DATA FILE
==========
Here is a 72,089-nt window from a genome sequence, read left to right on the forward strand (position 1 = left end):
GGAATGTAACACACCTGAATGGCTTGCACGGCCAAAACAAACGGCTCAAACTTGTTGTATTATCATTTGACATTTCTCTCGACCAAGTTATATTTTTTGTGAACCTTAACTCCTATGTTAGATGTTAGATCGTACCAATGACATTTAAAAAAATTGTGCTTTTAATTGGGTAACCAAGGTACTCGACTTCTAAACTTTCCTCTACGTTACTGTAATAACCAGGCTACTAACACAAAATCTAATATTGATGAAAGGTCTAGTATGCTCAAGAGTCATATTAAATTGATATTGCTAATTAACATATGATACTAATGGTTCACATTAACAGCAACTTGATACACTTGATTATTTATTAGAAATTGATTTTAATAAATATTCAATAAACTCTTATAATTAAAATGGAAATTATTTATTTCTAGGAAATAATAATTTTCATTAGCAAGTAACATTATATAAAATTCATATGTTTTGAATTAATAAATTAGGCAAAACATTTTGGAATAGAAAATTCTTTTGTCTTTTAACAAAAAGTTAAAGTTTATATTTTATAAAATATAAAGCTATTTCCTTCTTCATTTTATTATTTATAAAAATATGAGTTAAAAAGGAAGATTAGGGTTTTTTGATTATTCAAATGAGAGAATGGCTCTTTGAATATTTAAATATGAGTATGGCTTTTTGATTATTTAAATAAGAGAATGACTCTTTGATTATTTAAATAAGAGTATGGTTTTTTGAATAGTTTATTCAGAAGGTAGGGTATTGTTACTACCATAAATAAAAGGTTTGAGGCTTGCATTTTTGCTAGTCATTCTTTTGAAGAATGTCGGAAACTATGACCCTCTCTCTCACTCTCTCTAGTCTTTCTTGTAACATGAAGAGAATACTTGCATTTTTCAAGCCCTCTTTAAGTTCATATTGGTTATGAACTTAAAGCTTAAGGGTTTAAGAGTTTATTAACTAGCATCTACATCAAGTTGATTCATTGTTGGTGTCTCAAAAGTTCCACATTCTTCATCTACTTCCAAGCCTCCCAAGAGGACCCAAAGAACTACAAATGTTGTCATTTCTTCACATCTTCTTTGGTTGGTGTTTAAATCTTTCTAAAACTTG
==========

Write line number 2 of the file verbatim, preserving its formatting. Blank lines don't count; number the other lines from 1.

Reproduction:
GGAATGTAACACACCTGAATGGCTTGCACGGCCAAAACAAACGGCTCAAACTTGTTGTATTATCATTTGACATTTCTCTCGACCAAGTTATATTTTTTGTGAACCTTAACTCCTATGTTAGATGTTAGATCGTACCAATGACATTTAAAAAAATTGTGCTTTTAATTGGGTAACCAAGGTACTCGACTTCTAAACTTTCCTCTACGTTACTGTAATAACCAGGCTACTAACACAAAATCTAATATTGATGAAAGGTCTAGTATGCTCAAGAGTCATATTAAATTGATATTGCTAATTAACATATGATACTAATGGTTCACATTAACAGCAACTTGATACACTTGATTATTTATTAGAAATTGATTTTAATAAATATTCAATAAACTCTTATAATTAAAATGGAAATTATTTATTTCTAGGAAATAATAATTTTCATTAGCAAGTAACATTATATAAAATTCATATGTTTTGAATTAATAAATTAGGCAAAACATTTTGGAATAGAAAATTCTTTTGTCTTTTAACAAAAAGTTAAAGTTTATATTTTATAAAATATAAAGCTATTTCCTTCTTCATTTTATTATTTATAAAAATATGAGTTAAAAAGGAAGATTAGGGTTTTTTGATTATTCAAATGAGAGAATGGCTCTTTGAATATTTAAATATGAGTATGGCTTTTTGATTATTTAAATAAGAGAATGACTCTTTGATTATTTAAATAAGAGTATGGTTTTTTGAATAGTTTATTCAGAAGGTAGGGTATTGTTACTACCATAAATAAAAGGTTTGAGGCTTGCATTTTTGCTAGTCATTCTTTTGAAGAATGTCGGAAACTATGACCCTCTCTCTCACTCTCTCTAGTCTTTCTTGTAACATGAAGAGAATACTTGCATTTTTCAAGCCCTCTTTAAGTTCATATTGGTTATGAACTTAAAGCTTAAGGGTTTAAGAGTTTATTAACTAGCATCTACATCAAGTTGATTCATTGTTGGTGTCTCAAAAGTTCCACATTCTTCATCTACTTCCAAGCCTCCCAAGAGGACCCAAAGAACTACAAATGTTGTCATTTCTTCACATCTTCTTTGGTTGGTGTTTAAATCTTTCTAAAACTTG